Self-assessment enables students to take ownership of their learning by judging the extent of their knowledge and understanding. It provides a structure for them to reflect on their work, what they have learned, and how to improve. Self-correcting tests on Canvas, for example, serve as formative assessments since they support students in assessing themselves against the learning objectives of a course. This approach fosters self-monitoring of knowledge and goal fulfilment.

Peer Learning

Peer learning is an educational practice where students interact with other students to attain educational goals. It can be a way of moving beyond independent to interdependent or mutual learning among peers, fostering self-organisation and promoting active, constructive processes.

Flipped Classroom

A flipped classroom is an instructional strategy that introduces students to content at home, and then deepens understanding through problem-solving and active learning during class time. This approach shifts the traditional model of teaching, allowing for a deeper approach to learning.

Team-based learning (TBL)

TBL is a collaborative teaching strategy that enhances student engagement and learning quality through a structured process. It consists of modules taught in a three-step cycle: preparation, in-class readiness assurance testing, and application-focused exercises.

Case-based learning (CBL)

CBL is a teaching method where students apply their knowledge to real-world scenarios, promoting higher levels of cognition. In CBL, students typically work in groups on case studies, which present disciplinary problems for which students devise solutions under the guidance of the facilitator.

Problem-Based Learning (PBL)

PBL is an instructional method where students learn about a topic through the solving of problems, often in groups. The problems are usually complex and open-ended, with no one correct answer. The learning goals and outcomes are often jointly set by the students and the teacher or supervisor.

Project-based learning

Project-based learning is a teaching method where students gain knowledge and skills by working on real-world and personally meaningful projects over an extended period. This approach encourages active exploration of real-world challenges, fostering critical thinking, problem-solving, collaboration, and various forms of communication.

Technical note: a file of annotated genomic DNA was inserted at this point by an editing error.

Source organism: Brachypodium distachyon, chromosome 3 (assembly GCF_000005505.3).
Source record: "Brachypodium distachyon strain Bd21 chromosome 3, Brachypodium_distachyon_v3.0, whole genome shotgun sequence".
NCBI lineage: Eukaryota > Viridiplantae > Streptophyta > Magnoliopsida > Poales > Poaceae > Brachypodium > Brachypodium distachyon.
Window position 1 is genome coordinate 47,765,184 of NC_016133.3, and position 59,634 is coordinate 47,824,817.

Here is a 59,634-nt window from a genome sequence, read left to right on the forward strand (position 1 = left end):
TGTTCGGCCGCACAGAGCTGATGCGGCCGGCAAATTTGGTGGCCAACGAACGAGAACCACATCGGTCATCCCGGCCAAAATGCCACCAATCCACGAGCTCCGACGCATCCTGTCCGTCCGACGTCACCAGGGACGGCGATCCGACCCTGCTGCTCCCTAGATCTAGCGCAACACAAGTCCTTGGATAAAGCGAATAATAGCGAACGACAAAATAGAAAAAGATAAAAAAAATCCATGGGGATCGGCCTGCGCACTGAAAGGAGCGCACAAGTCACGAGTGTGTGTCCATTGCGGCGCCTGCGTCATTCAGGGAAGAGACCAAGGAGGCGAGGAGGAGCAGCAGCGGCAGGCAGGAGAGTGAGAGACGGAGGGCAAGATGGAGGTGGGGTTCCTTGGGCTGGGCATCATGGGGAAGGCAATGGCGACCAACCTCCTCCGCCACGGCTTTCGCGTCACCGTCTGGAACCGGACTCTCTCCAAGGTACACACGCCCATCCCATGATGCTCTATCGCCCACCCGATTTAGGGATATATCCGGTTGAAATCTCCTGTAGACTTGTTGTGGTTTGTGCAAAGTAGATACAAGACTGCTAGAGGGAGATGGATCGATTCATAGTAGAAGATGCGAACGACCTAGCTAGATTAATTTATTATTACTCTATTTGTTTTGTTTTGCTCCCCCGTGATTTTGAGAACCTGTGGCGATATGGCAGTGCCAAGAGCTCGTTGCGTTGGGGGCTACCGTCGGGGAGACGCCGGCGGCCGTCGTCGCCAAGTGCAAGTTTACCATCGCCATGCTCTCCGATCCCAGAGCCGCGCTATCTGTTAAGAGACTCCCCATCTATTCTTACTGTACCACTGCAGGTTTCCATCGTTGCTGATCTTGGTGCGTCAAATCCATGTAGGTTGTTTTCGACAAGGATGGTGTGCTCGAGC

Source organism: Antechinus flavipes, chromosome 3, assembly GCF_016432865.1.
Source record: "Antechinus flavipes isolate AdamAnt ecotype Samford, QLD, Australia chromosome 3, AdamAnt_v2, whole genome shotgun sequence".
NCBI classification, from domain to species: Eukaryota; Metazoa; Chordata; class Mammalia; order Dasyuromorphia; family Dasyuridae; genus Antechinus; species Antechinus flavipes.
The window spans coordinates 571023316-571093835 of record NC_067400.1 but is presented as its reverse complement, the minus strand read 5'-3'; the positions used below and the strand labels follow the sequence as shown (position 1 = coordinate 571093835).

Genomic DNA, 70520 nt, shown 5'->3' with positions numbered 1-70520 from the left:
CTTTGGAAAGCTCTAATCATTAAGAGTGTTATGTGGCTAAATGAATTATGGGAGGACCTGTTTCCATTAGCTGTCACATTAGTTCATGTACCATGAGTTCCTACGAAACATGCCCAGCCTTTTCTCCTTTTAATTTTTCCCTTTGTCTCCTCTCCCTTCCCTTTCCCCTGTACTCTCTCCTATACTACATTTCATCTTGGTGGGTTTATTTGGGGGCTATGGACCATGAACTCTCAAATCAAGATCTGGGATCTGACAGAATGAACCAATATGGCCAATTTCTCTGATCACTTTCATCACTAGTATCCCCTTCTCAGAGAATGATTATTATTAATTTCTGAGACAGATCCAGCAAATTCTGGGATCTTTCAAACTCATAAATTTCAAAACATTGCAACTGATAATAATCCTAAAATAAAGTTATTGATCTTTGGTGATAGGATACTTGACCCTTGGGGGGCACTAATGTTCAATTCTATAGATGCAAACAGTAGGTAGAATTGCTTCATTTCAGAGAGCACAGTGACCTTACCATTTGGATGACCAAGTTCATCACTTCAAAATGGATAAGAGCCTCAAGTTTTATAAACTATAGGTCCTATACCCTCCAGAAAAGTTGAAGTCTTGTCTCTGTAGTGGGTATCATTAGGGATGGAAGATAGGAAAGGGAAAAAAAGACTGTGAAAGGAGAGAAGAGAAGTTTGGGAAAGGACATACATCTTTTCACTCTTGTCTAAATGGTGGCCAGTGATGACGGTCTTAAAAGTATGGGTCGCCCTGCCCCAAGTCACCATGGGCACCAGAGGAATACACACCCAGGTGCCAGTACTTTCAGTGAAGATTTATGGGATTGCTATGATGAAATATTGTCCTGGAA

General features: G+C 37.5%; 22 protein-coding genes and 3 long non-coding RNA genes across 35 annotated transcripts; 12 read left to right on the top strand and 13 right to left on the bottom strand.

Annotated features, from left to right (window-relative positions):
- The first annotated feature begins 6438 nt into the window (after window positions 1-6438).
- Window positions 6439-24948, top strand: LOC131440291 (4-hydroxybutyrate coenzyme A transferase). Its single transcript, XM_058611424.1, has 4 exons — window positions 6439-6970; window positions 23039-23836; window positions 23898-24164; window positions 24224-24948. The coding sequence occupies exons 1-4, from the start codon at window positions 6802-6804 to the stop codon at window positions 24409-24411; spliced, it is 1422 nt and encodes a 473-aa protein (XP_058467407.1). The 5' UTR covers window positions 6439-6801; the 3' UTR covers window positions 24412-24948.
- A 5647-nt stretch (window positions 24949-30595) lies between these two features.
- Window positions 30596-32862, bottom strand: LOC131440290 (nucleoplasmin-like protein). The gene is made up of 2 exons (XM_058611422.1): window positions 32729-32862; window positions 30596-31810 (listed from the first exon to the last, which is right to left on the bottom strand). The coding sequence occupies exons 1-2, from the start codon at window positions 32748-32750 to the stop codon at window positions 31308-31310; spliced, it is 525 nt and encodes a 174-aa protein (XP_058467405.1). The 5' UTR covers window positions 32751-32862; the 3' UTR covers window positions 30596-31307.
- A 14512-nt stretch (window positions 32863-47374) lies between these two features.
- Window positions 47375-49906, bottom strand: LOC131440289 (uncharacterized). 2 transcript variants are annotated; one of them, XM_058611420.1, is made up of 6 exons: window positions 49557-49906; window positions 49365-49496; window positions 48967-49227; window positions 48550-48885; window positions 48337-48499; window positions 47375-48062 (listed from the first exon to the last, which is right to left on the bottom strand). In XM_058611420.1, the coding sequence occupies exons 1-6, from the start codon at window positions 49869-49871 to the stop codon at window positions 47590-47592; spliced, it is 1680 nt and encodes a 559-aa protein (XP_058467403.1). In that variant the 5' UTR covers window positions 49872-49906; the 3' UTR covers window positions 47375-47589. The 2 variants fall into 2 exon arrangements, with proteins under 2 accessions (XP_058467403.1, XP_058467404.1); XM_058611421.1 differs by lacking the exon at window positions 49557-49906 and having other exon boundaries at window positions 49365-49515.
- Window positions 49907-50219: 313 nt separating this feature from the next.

Interprofessional learning (IPL)

IPL is an educational approach where students from different professions learn about, from, and with each other to improve collaboration and health outcomes. It aligns with student-centered learning as it fosters active, collaborative learning experiences, and encourages students to take responsibility for their own learning, thereby enhancing their readiness for professional practice.

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Sustainable Development Goal 4: Quality Education. Photo: N/A.

How does student-centred learning contribute to quality?

Student-centred learning will help you:

Focus on student learning:

  • Students advance in their education when they demonstrate they have learned the knowledge and skills they are expected to learn.
  • Students are given opportunities to make choices about their own learning and contribute to the design of learning experiences.

Connect outcomes, teaching, and assessment:

  • The teaching approach in student-centred learning is facilitative rather than directive. This approach encourages students to take ownership of their learning process, fostering skills like critical thinking, problem-solving, and self-directed learning.
  • Assessment in student-centred learning is often formative and ongoing, providing students with regular feedback on their progress towards their learning outcomes. The focus is on identifying areas for improvement and strategies for achieving learning outcomes, rather than simply grading performance.

Improve the quality of teaching & learning:

  • By encouraging students to take an active role in their education, student-centred learning helps develop important skills such as critical thinking, problem-solving, and self-directed learning. These skills are not only crucial for academic success but are also highly valued lifelong learning skills.